You’ve probably noticed a few buildings near the Astoria waterfront standing around in seeming reproach of passing time.
“Hey, put a roof on me,” cries the Red Building on pilings at the foot of 31st Street. “I was the Uppertown Station Warehouse. I was a red-blooded longshoreman. Pile your nets in me, stomp on my timbers in your slimy boots, wave your net needles and idle up to my pilings with your single-cylinder engines again.”
“Where are the trains?” grouses the old Astoria Train Depot. “They’re late, they’re late, they’re awfully late!”
A nearly paintless hulk on the Lewis and Clark River watches its own reflection pensively. “Now where do they haul out the salmon trollers?”
But on the Washington side of the river, another dark-windowed edifice — the creamery formerly operated by the Lower Columbia Co-operative Dairy Association — seems to muse over sweet, silky-smooth memories.
“A ton,” murmurs the white cement building by the side of State Route 4, Grays River. “A ton of cream.”
Yes, exactly a ton a day was turned into butter in 1932, when Ernest Peterson of the Oregon Journal crossed the river to investigate the phenomenon of a factory-magnitude creamery churning out tons of butter, cheese, and powdered milk in the middle of nowhere.
“Away from a major highway, hours away from a railroad,” marveled Peterson, who may have thrust from Kelso to Grays River as one of the first automobile travelers of the latest, still-gravel section of SR 4.
Transportation was never easy in mountainous, heavily forested, jagged-banked Wahkiakum and Pacific counties, one strong reason to process their highly perishable prize product — milk, milk, and more milk — on the spot.
Back when the Red Baron terrorized No Man’s Land, the Ferndale Creamery, an unassuming wooden building that later housed the community’s first telephone exchange, began turning the Grays River valley’s abundant cream into butter, a process revolutionized not long before by the mechanical cream separator. But Grays River farmers, largely Scandinavians who remembered European agricultural co-operatives, began to move for a more profitable enterprise in the early 20s.
“Schmand the Blacksmith,” murmurs the white cement building. “He’d hate to see me like this.”
Co-op gets to milking
Charles C. Schmand traversed the valley with a leather bag of papers, collecting the names of farmers who’d go on board with the scheme of a farmer-owned dairy co-operative. By 1922, the nascent association was selling $10 stock certificates with its own seal. By 1927, the Lower Columbia Co-operative Dairy Association had erected a $75,000 facility in which five men would seal 500 pounds of cheese in paraffin, bag 800 pounds of powdered milk, and nail up 20 boxes of butter a day.
Spouting black coal-oil smoke from its roaring boiler fires, the new creamery building was the efficient-looking, hospital-white design of architect John Wicks, who gave it a regiment of pilasters standing at attention, generous windows to light the operation and pick out any unwelcome speck of dirt, and huge doors on double levels to admit the fifteen thousand pounds of milk and cream trucked in daily from every corner of the Grays River and Naselle River valleys.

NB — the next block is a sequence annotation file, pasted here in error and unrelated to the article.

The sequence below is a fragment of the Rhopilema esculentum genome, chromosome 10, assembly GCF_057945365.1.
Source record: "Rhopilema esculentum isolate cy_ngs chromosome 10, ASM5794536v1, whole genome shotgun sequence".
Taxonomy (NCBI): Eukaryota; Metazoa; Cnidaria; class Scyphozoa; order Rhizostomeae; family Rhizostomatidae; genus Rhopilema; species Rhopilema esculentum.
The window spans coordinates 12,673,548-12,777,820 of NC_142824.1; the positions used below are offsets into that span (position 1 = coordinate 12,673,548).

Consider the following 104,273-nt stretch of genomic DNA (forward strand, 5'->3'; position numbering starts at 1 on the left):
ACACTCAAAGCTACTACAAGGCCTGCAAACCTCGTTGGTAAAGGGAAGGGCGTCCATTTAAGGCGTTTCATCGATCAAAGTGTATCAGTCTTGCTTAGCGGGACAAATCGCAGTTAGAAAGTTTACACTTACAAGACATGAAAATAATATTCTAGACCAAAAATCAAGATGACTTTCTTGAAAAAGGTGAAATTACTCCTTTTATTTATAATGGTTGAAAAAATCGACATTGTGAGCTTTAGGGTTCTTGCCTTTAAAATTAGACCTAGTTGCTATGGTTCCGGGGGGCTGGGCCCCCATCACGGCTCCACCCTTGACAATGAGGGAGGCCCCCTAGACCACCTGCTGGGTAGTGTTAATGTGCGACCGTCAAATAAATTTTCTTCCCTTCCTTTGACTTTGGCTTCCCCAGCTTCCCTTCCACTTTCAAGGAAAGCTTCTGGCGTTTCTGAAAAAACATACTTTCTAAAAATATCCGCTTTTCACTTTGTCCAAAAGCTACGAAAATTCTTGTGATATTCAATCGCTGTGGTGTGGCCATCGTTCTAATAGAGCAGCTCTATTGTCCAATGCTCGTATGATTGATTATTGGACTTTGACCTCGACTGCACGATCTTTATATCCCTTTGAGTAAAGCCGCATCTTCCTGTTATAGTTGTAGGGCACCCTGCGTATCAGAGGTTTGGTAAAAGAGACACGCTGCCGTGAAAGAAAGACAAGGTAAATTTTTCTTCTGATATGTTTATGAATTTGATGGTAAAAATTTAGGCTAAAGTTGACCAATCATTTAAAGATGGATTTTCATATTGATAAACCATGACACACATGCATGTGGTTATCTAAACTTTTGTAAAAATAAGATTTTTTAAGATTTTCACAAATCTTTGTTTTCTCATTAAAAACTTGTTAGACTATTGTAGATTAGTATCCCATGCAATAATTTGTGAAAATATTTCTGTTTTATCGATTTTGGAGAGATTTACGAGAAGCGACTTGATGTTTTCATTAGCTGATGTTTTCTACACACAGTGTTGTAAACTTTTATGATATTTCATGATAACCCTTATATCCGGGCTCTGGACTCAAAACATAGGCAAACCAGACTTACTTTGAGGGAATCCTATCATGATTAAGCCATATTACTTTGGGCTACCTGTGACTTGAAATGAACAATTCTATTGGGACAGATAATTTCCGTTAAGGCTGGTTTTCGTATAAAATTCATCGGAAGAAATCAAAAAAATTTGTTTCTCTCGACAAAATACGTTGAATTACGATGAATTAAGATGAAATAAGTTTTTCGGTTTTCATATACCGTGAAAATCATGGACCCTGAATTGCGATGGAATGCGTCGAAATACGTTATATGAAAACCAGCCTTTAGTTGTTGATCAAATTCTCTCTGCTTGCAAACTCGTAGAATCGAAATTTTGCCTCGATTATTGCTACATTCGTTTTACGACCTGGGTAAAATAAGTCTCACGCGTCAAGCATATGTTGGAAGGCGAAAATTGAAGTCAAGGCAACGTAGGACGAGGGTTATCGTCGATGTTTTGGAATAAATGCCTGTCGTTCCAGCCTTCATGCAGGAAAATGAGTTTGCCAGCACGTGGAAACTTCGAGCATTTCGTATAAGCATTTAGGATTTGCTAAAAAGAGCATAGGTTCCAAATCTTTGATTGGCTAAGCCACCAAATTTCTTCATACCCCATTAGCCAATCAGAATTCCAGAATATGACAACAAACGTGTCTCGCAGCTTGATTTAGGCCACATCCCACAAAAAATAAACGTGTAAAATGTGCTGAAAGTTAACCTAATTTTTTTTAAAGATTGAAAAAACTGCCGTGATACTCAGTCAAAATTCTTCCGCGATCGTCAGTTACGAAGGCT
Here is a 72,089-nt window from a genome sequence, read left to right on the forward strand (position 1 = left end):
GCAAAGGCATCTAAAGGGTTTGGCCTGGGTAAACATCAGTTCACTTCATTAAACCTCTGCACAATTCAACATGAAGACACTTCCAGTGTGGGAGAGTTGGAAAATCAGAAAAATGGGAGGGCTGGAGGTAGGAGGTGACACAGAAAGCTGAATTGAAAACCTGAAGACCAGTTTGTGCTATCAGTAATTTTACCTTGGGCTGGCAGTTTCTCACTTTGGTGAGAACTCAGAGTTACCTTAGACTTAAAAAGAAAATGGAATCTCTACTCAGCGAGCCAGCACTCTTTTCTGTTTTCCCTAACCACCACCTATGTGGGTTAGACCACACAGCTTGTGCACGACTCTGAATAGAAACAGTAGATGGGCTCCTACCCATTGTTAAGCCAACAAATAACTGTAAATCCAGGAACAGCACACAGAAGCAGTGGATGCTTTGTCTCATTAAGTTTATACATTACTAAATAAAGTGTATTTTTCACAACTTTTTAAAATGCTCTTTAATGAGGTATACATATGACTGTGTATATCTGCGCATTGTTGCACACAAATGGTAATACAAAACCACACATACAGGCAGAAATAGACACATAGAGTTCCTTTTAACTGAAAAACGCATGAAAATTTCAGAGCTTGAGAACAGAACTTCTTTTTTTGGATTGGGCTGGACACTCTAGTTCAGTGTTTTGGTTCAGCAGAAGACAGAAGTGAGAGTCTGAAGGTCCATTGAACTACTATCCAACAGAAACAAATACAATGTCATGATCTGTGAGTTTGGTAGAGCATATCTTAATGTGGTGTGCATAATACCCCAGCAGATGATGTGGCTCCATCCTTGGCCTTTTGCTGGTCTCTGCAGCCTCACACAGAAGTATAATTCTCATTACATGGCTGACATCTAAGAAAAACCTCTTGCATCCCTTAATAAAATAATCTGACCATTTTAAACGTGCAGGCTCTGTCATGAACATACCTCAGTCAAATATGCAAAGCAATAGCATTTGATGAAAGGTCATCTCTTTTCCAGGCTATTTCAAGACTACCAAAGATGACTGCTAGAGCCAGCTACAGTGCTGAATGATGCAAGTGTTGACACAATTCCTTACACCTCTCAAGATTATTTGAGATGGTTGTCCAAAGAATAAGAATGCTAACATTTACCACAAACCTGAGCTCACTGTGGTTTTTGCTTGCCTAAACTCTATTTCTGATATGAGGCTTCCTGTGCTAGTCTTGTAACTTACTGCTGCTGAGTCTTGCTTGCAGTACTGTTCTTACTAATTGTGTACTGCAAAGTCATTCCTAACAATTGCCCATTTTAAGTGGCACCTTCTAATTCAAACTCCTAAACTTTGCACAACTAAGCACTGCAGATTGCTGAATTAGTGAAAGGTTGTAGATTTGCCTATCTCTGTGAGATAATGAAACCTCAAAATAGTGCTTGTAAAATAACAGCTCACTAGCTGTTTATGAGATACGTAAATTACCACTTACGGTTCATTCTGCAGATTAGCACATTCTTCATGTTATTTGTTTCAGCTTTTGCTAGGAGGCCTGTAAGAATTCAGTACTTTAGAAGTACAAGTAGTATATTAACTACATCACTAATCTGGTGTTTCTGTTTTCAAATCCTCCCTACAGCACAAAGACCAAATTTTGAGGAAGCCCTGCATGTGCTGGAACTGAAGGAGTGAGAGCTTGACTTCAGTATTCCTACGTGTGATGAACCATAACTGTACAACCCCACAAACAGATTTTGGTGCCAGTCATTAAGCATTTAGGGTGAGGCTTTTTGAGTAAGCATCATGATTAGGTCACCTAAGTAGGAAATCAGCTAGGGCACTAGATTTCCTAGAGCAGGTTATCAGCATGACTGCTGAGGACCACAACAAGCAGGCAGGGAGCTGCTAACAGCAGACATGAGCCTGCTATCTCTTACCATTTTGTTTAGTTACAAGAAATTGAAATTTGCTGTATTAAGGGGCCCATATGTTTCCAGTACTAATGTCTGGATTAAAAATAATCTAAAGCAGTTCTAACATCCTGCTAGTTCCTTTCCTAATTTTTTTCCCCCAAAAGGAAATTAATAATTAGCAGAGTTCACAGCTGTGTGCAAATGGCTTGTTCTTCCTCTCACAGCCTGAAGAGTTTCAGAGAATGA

Short glory days.
“The creamery had ceased creamery operations by the ’40s,” remembers Mary Kandoll Vik. “So when we were milking cows in the ’50s and ’60s the milk truck would pick up our milk cans and deliver them to Astoria, where the Lower Columbia Cooperative Dairy Association was in operation.”
This milk was destined for ice cream, butter and pasteurized drinking milk, sold wholesale and retail in Astoria. The Co-op merged with Mayflower Farms in 1966, which in 1981 merged with the Northwest Dairymen’s Association, under the umbrella of the Darigold franchise, in an atmosphere of ever-broadening consolidation and ever fewer small, local handlers. Where the boiler fires died in Grays River over 70 years ago, today even Astoria’s Darigold Building is a huge hole in the ground at the intersection of 9th and Duane.
Drained of her life-milk since the Truman era, the Grays River Creamery held the Co-op’s feed store for decades.
“Ed Olsen had it in the ’60s,” recalled Catherine, an elderly vendor at the Tuesday Farmer’s Market in Skamokawa. “Jack Smith had the feed store, late seventies or early eighties. He was the last owner of the feed store.” Passing into private ownership, the building went from hand to hand. She stands by SR 4 now in a coat of milky white, said to be hosting jam sessions for her latest owner. Knowing how long it’s been since the sweet white stuff actually clanked through her doors in ten-gallon cans hardly sours the impression: you practically taste milk as you drive by.
Yes, the creamery is one of those reproachful buildings. But sweetly reproachful. Maybe all she asks is a toast in front of your refrigerator tonight. To enterprising blacksmiths, horny-handed valley kids milking the cows before school, highways built by citizen work gangs, and Scandinavians, Americans, or both, raising a grassroots organization that turned the Depression decade into their butter days.
Special thanks to Annika Kay and the Appelo Archive Center; Auntie Mary; Skamokawa sisters Catherine, Marietta, and Shirley; neighbor Cathy Scalzo, and my dad, Alex Johnson.